Paul Bley: Nothing to Declare (2004)
Bley has always had a talent for bridging intellectual leaps within a perspective that remains direct and unassuming. These four pieces, spanning eight to eighteen minutes in length, allow the artist plenty of time to do his thing. Because he doesn't rush through the exercise, there's a sense of ideas being elaborated on the spot in a stepwise fashion, and you can follow that seeming stream of consciousnessness flow with your ear. Nothing to Declare has a very intimate sound; you can hear the mechanics of the piano and follow Bley quietly singing along. Because he pedals heavily, even closely guarded melodies acquire a more expasive harmonic cast, and regular shifts in overtones imply layers of texture that don't simply wash away when he lifts his foot or hands.
The title tune, based on "All The Things You Are," carries with it a sense of awe and wonder, something Bley cultivates through extended meditations. It's not the most extroverted music, to put it bluntly, but you don't have to strain yourself to get the message loud and clear. The remaining three pieces are similarly guarded and reverential, though they invoke more of the blues and an overt sense of drama. Bley's lyricism has never been blunt or simplistic, and Nothing to Declare is nothing to be glossed over with a superficial listen, but it's sufficiently natural that the spontaneous leaps in logic make good sense.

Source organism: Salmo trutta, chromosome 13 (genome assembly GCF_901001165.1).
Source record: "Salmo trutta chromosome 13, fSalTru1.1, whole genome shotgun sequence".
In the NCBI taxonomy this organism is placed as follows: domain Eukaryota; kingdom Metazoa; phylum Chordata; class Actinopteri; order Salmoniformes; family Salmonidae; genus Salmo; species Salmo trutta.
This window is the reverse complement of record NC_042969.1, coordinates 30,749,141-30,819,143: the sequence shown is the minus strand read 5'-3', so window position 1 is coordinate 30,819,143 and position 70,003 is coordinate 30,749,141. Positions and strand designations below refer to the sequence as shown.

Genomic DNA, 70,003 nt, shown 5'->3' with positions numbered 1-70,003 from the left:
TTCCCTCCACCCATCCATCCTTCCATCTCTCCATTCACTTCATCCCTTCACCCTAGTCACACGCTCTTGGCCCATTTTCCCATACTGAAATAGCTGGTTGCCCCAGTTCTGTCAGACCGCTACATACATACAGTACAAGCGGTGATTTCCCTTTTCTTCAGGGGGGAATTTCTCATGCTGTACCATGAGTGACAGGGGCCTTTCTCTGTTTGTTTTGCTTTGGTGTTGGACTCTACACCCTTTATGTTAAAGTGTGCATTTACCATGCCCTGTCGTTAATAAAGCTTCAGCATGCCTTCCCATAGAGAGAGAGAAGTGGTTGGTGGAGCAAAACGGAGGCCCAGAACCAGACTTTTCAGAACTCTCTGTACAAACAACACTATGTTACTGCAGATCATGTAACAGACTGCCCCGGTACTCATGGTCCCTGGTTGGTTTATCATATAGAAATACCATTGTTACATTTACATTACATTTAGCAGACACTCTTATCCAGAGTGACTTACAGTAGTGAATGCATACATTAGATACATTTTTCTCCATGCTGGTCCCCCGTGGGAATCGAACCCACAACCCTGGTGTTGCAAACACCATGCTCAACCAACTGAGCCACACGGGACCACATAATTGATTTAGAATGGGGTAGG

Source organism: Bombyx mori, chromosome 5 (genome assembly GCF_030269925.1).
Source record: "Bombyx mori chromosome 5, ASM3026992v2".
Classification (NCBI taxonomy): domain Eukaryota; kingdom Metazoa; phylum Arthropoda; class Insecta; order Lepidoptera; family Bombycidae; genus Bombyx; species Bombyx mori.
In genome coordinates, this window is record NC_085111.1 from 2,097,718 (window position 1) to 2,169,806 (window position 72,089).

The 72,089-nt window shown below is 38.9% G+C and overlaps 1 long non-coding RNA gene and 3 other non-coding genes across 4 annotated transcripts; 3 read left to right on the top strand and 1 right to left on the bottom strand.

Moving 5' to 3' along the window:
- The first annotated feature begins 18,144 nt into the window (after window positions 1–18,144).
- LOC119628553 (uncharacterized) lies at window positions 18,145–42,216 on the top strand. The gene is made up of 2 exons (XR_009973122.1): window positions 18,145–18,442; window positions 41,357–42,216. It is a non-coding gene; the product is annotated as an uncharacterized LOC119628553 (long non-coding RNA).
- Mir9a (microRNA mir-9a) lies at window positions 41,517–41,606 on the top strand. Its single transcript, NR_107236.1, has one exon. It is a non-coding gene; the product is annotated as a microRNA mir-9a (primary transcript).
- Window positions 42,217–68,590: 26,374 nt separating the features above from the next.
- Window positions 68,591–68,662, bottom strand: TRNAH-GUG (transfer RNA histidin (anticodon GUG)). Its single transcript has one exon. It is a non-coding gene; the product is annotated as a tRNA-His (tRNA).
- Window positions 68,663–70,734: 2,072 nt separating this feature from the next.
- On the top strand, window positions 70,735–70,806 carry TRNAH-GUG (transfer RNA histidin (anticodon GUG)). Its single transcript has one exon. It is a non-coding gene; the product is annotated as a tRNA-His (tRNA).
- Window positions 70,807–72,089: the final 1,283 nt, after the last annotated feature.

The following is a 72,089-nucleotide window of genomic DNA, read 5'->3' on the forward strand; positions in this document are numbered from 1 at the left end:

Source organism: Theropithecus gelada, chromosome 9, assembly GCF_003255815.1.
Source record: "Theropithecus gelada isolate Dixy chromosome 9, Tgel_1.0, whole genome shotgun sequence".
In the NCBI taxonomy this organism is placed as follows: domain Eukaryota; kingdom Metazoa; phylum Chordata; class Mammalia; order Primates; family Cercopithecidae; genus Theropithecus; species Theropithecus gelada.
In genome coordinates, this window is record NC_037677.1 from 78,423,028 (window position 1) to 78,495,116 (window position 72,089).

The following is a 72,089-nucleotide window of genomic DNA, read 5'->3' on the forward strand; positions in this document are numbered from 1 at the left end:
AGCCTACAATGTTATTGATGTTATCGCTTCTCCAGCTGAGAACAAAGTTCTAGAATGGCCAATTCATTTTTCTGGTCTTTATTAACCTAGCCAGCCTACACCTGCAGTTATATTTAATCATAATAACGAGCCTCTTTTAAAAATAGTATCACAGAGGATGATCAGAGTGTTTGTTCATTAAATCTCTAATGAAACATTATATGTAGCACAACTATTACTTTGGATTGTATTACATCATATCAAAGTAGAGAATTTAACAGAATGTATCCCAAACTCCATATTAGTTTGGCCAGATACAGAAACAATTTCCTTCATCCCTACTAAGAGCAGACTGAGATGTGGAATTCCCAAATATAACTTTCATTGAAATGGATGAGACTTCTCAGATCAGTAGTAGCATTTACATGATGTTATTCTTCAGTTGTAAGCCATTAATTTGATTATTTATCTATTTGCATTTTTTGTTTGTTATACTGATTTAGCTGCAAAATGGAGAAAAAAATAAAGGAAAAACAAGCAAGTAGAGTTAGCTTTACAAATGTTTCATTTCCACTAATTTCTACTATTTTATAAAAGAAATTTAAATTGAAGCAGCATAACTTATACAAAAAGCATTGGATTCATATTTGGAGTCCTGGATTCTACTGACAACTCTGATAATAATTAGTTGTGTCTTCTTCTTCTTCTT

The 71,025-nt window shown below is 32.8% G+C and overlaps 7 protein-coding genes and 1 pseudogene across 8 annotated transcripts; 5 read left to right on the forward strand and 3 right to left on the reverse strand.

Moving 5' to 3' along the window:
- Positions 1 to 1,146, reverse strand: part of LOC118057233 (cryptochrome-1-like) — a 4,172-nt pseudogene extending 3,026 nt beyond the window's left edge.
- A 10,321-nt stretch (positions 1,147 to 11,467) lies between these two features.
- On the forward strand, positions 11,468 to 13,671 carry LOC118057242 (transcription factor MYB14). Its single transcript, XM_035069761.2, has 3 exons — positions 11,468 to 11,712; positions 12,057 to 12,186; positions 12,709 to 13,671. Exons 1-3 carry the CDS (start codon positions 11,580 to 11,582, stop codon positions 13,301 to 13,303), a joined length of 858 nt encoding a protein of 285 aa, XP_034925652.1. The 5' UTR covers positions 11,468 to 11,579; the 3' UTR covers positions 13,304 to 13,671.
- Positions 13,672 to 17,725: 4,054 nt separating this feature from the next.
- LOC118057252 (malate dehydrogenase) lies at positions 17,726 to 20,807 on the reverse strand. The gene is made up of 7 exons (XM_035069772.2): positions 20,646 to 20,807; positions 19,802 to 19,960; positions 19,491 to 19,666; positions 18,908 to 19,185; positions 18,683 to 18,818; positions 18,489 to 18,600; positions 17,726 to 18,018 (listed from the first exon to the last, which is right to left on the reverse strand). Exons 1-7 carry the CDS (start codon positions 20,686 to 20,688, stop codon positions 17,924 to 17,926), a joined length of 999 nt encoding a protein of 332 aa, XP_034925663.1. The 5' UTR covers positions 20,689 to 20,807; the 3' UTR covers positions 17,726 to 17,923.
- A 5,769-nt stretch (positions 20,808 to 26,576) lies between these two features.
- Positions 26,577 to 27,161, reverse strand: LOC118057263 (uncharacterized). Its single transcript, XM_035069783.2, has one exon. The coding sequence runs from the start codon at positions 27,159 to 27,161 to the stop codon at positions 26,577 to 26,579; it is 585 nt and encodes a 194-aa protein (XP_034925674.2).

Visit Paul Bley on the web.
Track Listing: Nothing to Declare; Breakdown; Blues Waltz; 8th Avenue
Personnel: Paul Bley: solo piano
Record Label: Justin Time Records